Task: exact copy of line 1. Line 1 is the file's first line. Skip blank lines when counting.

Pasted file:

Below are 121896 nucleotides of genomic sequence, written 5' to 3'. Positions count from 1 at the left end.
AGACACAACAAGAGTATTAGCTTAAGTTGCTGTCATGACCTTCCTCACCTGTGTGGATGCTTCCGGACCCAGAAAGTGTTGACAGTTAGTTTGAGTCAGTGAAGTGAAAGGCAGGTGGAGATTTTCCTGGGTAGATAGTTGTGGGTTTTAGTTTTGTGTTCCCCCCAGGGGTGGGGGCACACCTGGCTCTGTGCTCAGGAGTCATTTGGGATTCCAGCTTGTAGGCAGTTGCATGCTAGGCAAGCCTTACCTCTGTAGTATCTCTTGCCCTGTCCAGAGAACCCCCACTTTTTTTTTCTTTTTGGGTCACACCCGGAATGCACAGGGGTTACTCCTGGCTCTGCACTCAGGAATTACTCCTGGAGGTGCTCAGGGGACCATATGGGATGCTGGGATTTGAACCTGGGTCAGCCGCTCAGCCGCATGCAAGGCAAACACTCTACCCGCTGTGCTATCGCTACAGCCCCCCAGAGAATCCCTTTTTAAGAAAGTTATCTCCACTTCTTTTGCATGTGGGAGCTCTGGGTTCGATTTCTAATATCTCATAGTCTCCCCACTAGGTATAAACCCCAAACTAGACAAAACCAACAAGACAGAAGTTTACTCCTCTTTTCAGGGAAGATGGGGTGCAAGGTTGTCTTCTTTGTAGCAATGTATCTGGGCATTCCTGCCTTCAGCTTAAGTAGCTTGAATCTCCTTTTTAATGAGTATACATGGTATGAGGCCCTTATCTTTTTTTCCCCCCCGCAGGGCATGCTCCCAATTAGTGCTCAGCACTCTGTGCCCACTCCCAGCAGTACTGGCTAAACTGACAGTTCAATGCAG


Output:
Below are 121896 nucleotides of genomic sequence, written 5' to 3'. Positions count from 1 at the left end.